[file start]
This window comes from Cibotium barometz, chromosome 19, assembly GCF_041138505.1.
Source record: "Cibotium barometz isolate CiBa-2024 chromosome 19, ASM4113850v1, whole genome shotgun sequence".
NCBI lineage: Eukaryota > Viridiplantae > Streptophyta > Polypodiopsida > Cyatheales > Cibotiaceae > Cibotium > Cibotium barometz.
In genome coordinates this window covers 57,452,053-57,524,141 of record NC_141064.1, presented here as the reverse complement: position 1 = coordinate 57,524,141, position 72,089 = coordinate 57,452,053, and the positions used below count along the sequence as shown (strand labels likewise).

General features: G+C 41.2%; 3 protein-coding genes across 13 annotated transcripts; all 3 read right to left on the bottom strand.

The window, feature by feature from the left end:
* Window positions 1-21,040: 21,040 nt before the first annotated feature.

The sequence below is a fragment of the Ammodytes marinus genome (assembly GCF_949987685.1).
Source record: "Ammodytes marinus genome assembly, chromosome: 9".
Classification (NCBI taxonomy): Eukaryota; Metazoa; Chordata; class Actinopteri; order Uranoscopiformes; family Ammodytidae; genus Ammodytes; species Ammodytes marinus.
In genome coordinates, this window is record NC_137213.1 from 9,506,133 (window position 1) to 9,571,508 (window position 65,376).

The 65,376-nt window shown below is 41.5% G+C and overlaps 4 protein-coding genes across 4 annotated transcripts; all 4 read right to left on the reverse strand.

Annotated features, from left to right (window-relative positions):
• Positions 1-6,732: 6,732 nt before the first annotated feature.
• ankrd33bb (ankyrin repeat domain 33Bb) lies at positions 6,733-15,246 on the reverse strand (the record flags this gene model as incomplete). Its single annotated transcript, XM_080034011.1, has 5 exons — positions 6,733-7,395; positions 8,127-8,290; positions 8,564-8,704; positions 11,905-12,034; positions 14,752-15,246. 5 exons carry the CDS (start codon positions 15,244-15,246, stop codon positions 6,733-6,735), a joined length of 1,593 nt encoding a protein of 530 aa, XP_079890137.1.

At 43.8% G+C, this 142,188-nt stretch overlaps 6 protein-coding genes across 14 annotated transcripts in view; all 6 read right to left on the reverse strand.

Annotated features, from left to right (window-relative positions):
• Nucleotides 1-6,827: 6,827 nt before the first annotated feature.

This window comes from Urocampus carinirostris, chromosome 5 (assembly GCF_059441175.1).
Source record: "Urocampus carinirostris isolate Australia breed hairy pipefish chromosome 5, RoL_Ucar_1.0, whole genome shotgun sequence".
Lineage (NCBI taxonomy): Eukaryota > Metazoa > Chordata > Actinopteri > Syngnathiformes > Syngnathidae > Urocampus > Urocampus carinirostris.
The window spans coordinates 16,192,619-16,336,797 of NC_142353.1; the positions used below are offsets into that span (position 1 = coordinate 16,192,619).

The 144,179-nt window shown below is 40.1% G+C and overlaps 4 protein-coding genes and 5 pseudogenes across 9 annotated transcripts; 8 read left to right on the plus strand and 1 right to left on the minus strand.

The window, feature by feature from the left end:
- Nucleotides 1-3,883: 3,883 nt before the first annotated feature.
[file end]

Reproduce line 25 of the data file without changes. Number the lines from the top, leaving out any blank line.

- Nucleotides 1-3,883: 3,883 nt before the first annotated feature.